The nobleman Cassius says to Brutus “The Fault, dear Brutus is not in our stars, but in ourselves, that we are underlings.” This line from Shakespeare’s play Julius Caesar is where John Green came up with the title of his blockbuster novel “Fault in Our Stars.”
The story tells of two teenagers who are dying. One of them has lost the normal function of her lungs. One has lost the normal function of his leg. They meet in a cancer support group. They come together in the “literal heart of Jesus” which is chairs circling a rug with the image of the Sacred Heart of Jesus in a church basement.
The teens struggle through empty platitudes and meaningless phrases in trying to come to terms with their own mortality. Hazel Grace lives a minimal life before encountering Gus. She keeps everyone at a safe distance for fear of hurting them with the life she has been given.
One of the most powerful lines of the novel is expressed when Gus, in response to the hurt and suffering they are enduring, says, “Pain demands to be felt.” In a world where we try to minimize pain, reduce pain, or ignore pain it is a teenager in a book written for young adult readers that remind us that pain demands to be felt.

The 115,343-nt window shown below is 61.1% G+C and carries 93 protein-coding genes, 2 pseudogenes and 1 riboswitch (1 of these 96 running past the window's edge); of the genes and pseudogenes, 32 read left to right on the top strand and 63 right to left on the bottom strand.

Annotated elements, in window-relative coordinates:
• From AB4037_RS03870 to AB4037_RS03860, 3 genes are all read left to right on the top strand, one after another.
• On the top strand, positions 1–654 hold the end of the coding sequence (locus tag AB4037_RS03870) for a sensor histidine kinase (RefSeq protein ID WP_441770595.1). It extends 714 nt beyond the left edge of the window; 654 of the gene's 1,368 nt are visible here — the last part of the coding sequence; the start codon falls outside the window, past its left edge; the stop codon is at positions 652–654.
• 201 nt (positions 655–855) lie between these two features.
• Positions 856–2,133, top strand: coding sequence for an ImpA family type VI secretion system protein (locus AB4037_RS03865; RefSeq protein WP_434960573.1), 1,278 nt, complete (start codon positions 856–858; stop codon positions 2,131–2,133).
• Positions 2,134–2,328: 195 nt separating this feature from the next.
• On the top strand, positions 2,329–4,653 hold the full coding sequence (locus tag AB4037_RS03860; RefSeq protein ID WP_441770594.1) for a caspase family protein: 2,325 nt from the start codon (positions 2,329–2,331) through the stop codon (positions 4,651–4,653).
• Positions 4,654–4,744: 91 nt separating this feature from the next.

It has been said by some that Christianity is a defense mechanism. But I love William Sloane Coffin’s response, “It is often said that the Church is a crutch. Of course it’s a crutch. What makes you think you don’t limp?” We can live in denial and say we don’t limp. But the truth is we all limp. We are all broken. We all have our issues.
Jesus said, “It is not the healthy who need a doctor, but the sick. I have not come to call the righteous, but sinners” (Mark 2:17). Maybe the first step in finding God is to admit that we are all limping. If you need to call Christianity a crutch, then so be it.
Pain does demand to be felt. And Christ has felt it. He has taken our pain. It is only through his death and resurrection can we claim the promise of Revelation 21:4, “He will wipe away every tear from their eyes, and death shall be no more, neither shall there be mourning, nor crying, nor pain anymore, for the former tings have passed away.”